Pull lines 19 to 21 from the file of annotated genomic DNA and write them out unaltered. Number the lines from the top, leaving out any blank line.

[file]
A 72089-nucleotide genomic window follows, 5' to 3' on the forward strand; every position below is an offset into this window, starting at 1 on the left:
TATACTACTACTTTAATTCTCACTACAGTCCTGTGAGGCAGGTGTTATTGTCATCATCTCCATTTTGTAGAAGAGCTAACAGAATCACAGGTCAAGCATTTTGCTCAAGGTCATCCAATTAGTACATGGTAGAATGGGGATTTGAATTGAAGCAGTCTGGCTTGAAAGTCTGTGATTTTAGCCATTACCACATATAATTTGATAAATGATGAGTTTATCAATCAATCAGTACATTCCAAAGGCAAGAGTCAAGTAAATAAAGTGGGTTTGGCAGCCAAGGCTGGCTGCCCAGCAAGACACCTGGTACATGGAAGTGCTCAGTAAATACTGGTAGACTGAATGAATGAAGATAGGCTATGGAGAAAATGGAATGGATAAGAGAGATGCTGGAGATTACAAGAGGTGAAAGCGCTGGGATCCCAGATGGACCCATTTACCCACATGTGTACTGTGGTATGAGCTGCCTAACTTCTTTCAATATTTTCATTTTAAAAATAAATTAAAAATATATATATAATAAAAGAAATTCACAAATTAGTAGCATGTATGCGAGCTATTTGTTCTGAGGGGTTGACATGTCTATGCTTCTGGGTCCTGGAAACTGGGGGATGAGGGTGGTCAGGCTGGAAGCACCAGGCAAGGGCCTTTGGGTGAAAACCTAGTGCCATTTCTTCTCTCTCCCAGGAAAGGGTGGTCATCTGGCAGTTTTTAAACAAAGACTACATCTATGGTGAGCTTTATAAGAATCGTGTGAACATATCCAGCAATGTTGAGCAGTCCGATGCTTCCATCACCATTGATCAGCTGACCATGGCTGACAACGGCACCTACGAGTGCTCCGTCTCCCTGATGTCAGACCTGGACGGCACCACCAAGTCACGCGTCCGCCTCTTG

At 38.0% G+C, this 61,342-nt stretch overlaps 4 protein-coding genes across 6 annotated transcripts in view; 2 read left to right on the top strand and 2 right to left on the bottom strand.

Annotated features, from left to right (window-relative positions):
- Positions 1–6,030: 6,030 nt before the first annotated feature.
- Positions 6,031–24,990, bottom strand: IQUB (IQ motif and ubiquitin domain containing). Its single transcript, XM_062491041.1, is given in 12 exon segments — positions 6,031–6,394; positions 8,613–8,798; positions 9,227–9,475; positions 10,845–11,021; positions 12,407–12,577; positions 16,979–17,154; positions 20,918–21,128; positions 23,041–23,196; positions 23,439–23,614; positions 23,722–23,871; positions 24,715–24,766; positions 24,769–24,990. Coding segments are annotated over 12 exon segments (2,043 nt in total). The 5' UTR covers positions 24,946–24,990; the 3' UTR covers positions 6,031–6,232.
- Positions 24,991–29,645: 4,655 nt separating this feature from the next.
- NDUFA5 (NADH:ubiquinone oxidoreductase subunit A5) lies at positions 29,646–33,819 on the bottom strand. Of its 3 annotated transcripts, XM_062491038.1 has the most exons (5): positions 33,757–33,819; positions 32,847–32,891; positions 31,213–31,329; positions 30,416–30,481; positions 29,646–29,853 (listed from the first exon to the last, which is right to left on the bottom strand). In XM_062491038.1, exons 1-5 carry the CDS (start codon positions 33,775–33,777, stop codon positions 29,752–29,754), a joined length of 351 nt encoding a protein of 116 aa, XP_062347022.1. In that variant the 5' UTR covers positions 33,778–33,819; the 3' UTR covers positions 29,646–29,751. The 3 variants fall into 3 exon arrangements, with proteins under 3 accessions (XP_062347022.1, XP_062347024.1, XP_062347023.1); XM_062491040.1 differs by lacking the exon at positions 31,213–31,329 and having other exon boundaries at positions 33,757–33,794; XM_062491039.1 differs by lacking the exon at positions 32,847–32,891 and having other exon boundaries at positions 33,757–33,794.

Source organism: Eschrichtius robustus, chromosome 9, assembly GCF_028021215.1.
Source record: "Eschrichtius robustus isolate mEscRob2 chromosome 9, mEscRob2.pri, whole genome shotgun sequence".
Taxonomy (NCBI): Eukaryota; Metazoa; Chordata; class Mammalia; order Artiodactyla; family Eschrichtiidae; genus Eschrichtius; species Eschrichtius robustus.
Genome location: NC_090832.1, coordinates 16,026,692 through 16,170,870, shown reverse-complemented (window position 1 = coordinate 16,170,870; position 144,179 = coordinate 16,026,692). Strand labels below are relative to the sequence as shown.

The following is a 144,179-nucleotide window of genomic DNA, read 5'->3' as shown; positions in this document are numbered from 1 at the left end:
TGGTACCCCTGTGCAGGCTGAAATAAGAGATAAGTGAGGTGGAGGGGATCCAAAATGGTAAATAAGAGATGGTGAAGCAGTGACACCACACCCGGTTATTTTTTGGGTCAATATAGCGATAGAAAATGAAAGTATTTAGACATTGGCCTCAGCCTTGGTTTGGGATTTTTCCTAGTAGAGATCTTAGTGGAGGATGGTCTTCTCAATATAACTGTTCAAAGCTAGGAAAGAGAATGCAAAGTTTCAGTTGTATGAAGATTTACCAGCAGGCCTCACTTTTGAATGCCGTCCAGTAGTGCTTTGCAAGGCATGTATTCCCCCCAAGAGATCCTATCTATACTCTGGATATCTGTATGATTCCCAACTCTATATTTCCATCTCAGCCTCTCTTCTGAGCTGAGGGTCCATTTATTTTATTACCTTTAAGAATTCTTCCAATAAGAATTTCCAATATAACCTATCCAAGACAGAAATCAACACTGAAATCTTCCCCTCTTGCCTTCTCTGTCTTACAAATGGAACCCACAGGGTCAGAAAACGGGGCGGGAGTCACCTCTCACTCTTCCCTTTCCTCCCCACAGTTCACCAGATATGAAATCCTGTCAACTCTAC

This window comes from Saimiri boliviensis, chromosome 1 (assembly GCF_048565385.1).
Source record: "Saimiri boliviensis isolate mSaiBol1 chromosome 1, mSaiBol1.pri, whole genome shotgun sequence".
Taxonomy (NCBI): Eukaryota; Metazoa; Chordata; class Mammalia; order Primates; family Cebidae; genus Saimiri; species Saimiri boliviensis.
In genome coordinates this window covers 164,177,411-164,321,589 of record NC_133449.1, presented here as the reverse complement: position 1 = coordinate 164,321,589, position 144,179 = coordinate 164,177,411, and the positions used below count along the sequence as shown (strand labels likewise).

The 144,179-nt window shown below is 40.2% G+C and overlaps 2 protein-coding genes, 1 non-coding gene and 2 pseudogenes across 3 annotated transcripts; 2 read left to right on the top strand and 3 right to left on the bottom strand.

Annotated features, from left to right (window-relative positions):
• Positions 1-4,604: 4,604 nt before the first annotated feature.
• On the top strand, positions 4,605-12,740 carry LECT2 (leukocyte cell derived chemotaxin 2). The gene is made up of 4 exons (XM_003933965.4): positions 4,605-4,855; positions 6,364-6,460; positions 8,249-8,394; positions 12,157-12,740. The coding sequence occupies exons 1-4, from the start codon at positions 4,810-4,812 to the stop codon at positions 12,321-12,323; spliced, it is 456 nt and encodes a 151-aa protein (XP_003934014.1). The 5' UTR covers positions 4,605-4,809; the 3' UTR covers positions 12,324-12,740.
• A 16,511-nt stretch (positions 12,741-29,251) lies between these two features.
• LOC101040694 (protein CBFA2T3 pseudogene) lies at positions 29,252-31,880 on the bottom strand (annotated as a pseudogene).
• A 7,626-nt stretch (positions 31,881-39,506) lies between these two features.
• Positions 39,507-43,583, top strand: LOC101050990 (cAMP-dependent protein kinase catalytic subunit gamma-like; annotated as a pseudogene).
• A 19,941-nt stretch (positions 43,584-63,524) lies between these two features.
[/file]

The 144,179-nt window shown below is 40.2% G+C and overlaps 2 protein-coding genes, 1 non-coding gene and 2 pseudogenes across 3 annotated transcripts; 2 read left to right on the top strand and 3 right to left on the bottom strand.

Annotated features, from left to right (window-relative positions):
• Positions 1-4,604: 4,604 nt before the first annotated feature.